·         It was agreed that any further comments on the terms of reference be forwarded to Sarah Spicer.

 

Actions:

(1)    An independent Chair to be sought for the  ...  view the full minutes text for item 5.

6.

An introduction to the Housing Revenue Account (HRA) - Julian Higson, Director of Homes and Landlord Services pdf icon PDF 949 KB

Minutes:

Julian Higson, Director of Homes Landlord Services gave a presentation on the Housing Revenue Account (HRA), and drew attention to the following points:

·         The definition of HRA was the money ring-fenced to spend on Council Housing including new housing, management repairs and associated community facilities;

·         The Government decision to remove the rent cap and the Social Housing Green Paper had opened up more opportunities for the service, but there were still considerations such as the right to buy, bedroom tax and benefit caps;

·         The annual report had revealed that satisfaction had increased from previous years in terms of new homes, caretaking and repairs, but the comments were less satisfactory in relation to anti-social behaviour complaints being resolved;

·         Emerging priorities included reviewing the service to look at why, how and to whom homes were let and assessing the current stock to see what was and wasn’t fit for purpose;

The following points, questions and clarifications were raised:

·         Although the level of satisfaction with council housing was high overall, the Council recognised the need to increase standards and expectations;

·         It would be useful for the Board to receive the quarterly performance indicators to monitor the service;

·         In response to a question about whether tenants would be evicted if they had gone into arrears as a result of the changes to the benefit system or the introduction of the bedroom tax, JH confirmed that tenants would not be evicted for these reasons;

·         The high cost of private housing had an impact on the availability of Council housing as fewer people were able to move out of council housing to buy or rent from a private landlord;

·         There was a particular shortage of smaller properties available for young people as these types of properties were often earmarked for older people and also a shortage of properties accessible to disabled tenants;

·         In response to a question about whether there was a register of adapted properties suitable for disabled tenants, JH responded that it was difficult to keep a register as adaptions were different depending on an individual’s needs;

·         In response to a question about the number of tenants with mental health problems, JH stated that it was difficult to map as tenants may not share this information, but he recognised that it was a significant proportion of tenants.  Tenants agreed this was an increasing problem due to pressures on mental health care services and preventative support, and that the implications had a ripple effect on other tenants;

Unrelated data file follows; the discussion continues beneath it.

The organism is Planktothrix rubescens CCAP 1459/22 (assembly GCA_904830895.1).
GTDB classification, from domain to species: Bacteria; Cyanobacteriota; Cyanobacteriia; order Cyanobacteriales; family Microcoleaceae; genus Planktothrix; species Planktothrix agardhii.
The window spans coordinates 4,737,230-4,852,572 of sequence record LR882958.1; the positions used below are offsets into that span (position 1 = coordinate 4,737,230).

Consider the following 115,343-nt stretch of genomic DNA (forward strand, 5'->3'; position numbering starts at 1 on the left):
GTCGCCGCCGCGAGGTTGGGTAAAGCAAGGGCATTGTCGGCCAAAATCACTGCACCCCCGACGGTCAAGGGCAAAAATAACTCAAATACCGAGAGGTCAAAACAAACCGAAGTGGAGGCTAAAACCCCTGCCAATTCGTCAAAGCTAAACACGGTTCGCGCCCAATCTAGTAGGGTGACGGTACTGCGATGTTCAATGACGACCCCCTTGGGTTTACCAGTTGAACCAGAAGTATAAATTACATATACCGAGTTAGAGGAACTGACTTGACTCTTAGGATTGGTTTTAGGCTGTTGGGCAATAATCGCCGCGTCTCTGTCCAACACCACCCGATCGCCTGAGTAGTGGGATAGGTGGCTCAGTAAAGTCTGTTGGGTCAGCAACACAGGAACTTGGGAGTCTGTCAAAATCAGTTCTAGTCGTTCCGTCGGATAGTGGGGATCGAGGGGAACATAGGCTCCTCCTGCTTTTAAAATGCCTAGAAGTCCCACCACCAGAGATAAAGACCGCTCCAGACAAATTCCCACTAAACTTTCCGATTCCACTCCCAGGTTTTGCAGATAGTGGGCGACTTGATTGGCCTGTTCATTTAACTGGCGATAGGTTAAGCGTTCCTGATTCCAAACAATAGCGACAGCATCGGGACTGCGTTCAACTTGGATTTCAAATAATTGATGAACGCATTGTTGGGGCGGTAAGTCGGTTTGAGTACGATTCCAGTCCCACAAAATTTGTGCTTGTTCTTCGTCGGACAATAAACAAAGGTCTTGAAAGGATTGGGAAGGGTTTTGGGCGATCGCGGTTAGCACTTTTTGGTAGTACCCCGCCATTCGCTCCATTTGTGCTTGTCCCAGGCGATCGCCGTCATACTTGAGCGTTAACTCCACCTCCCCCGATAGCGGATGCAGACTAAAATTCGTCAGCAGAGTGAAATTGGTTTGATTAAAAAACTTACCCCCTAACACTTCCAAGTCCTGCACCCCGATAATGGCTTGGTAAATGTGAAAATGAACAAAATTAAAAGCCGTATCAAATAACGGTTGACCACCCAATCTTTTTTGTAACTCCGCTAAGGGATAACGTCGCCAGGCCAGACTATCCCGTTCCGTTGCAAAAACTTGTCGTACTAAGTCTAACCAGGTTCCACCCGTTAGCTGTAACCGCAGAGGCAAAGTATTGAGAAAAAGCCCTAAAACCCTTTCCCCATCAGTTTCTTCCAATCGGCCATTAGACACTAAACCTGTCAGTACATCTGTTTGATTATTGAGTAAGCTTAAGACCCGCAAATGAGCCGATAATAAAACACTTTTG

·         In response to a question about whether the Council’s new housing company Goram Homes would help with the shortage of affordable housing, it was noted that this company would operate outside the HRA, although it would help increase the availability of affordable housing in Bristol in the future;

·         There is a difference between affordable housing and social housing,  Bristol City Council lets their Council homes at social rent;

·         In addition to the Goram Homes project, the City Council had a programme of building Council homes using the HRA;  ...  view the full minutes text for item 6.

7.

Date of Next Meeting

Minutes:

It was agreed that the next meeting should be in late February or early March, to feed into the next round of Area Housing Forum meetings, from 6pm-8pm with a pre-meeting for tenants at 5.30pm

 

8.

Any Other Business

Minutes:

a)      100 Year Anniversary of Homes for Heroes Celebration

Tenants/Leaseholders were informed that:

·         the Council would be marking the 100 year anniversary of the 1919 “Addison Act” legislation, which led to building of the first Council houses and celebrations would be taking place in the estates built following the act in Sea Mills, Hillfields and Knowle;

·         the Council had applied for a grant from the Heritage Lottery Fund.

 

b)      Bristol’s Plans to be Carbon Neutral by 2030

In response to a comment about how any new council homes would need align with the Council’s plans to be carbon neutral by 2030, JH acknowledged this and confirmed that some of the council homes had already been built at the required standard.

c)       Use of Resident Rooms and Community Spaces

In response to a concern about resident rooms and community spaces not being available to use at their full potential, tenants/leaseholders were advised to submit proposals to the Mayor of Bristol in response to his request for “big offer, big ask” suggestions from residents.